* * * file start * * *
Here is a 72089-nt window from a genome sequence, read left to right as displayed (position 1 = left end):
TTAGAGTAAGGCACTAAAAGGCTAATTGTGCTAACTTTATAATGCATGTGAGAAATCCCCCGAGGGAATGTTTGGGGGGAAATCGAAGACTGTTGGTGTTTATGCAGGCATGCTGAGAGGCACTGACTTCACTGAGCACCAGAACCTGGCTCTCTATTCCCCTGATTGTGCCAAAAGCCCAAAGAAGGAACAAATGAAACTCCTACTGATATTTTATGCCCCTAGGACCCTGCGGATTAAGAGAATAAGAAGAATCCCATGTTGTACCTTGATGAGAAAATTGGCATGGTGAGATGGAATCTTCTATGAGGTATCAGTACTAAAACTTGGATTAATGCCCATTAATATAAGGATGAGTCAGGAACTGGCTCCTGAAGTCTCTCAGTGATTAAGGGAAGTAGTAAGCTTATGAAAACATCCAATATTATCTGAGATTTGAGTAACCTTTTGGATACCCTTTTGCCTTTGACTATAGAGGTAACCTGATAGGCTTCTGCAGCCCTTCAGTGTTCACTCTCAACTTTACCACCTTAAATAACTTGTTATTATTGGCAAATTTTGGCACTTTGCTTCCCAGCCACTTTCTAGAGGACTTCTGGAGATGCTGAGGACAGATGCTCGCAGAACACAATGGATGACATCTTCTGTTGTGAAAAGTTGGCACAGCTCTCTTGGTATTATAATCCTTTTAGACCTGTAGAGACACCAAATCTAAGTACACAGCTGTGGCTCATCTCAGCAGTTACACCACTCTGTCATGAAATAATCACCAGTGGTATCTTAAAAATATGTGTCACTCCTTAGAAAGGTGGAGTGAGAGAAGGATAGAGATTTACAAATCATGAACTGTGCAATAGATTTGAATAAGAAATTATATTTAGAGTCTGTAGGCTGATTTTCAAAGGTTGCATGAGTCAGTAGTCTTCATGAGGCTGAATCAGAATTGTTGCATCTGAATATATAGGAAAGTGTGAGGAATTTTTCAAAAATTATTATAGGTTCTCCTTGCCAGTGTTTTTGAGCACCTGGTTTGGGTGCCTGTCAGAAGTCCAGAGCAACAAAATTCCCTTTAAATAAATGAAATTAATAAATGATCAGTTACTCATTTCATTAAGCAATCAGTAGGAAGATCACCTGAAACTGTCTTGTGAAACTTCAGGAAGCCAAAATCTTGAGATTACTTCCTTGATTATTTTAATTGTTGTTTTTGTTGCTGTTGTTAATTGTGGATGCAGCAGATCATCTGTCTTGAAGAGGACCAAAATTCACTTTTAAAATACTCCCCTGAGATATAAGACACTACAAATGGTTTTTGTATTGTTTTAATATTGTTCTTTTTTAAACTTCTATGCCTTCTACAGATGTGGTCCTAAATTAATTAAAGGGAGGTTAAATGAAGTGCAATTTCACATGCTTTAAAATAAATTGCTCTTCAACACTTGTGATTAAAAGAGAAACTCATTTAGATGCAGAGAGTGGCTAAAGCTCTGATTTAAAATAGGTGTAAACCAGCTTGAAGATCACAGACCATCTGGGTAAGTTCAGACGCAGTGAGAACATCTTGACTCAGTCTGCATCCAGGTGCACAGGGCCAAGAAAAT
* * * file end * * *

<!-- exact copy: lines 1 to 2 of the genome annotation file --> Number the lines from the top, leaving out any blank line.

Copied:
Here is a 72089-nt window from a genome sequence, read left to right as displayed (position 1 = left end):
TTAGAGTAAGGCACTAAAAGGCTAATTGTGCTAACTTTATAATGCATGTGAGAAATCCCCCGAGGGAATGTTTGGGGGGAAATCGAAGACTGTTGGTGTTTATGCAGGCATGCTGAGAGGCACTGACTTCACTGAGCACCAGAACCTGGCTCTCTATTCCCCTGATTGTGCCAAAAGCCCAAAGAAGGAACAAATGAAACTCCTACTGATATTTTATGCCCCTAGGACCCTGCGGATTAAGAGAATAAGAAGAATCCCATGTTGTACCTTGATGAGAAAATTGGCATGGTGAGATGGAATCTTCTATGAGGTATCAGTACTAAAACTTGGATTAATGCCCATTAATATAAGGATGAGTCAGGAACTGGCTCCTGAAGTCTCTCAGTGATTAAGGGAAGTAGTAAGCTTATGAAAACATCCAATATTATCTGAGATTTGAGTAACCTTTTGGATACCCTTTTGCCTTTGACTATAGAGGTAACCTGATAGGCTTCTGCAGCCCTTCAGTGTTCACTCTCAACTTTACCACCTTAAATAACTTGTTATTATTGGCAAATTTTGGCACTTTGCTTCCCAGCCACTTTCTAGAGGACTTCTGGAGATGCTGAGGACAGATGCTCGCAGAACACAATGGATGACATCTTCTGTTGTGAAAAGTTGGCACAGCTCTCTTGGTATTATAATCCTTTTAGACCTGTAGAGACACCAAATCTAAGTACACAGCTGTGGCTCATCTCAGCAGTTACACCACTCTGTCATGAAATAATCACCAGTGGTATCTTAAAAATATGTGTCACTCCTTAGAAAGGTGGAGTGAGAGAAGGATAGAGATTTACAAATCATGAACTGTGCAATAGATTTGAATAAGAAATTATATTTAGAGTCTGTAGGCTGATTTTCAAAGGTTGCATGAGTCAGTAGTCTTCATGAGGCTGAATCAGAATTGTTGCATCTGAATATATAGGAAAGTGTGAGGAATTTTTCAAAAATTATTATAGGTTCTCCTTGCCAGTGTTTTTGAGCACCTGGTTTGGGTGCCTGTCAGAAGTCCAGAGCAACAAAATTCCCTTTAAATAAATGAAATTAATAAATGATCAGTTACTCATTTCATTAAGCAATCAGTAGGAAGATCACCTGAAACTGTCTTGTGAAACTTCAGGAAGCCAAAATCTTGAGATTACTTCCTTGATTATTTTAATTGTTGTTTTTGTTGCTGTTGTTAATTGTGGATGCAGCAGATCATCTGTCTTGAAGAGGACCAAAATTCACTTTTAAAATACTCCCCTGAGATATAAGACACTACAAATGGTTTTTGTATTGTTTTAATATTGTTCTTTTTTAAACTTCTATGCCTTCTACAGATGTGGTCCTAAATTAATTAAAGGGAGGTTAAATGAAGTGCAATTTCACATGCTTTAAAATAAATTGCTCTTCAACACTTGTGATTAAAAGAGAAACTCATTTAGATGCAGAGAGTGGCTAAAGCTCTGATTTAAAATAGGTGTAAACCAGCTTGAAGATCACAGACCATCTGGGTAAGTTCAGACGCAGTGAGAACATCTTGACTCAGTCTGCATCCAGGTGCACAGGGCCAAGAAAAT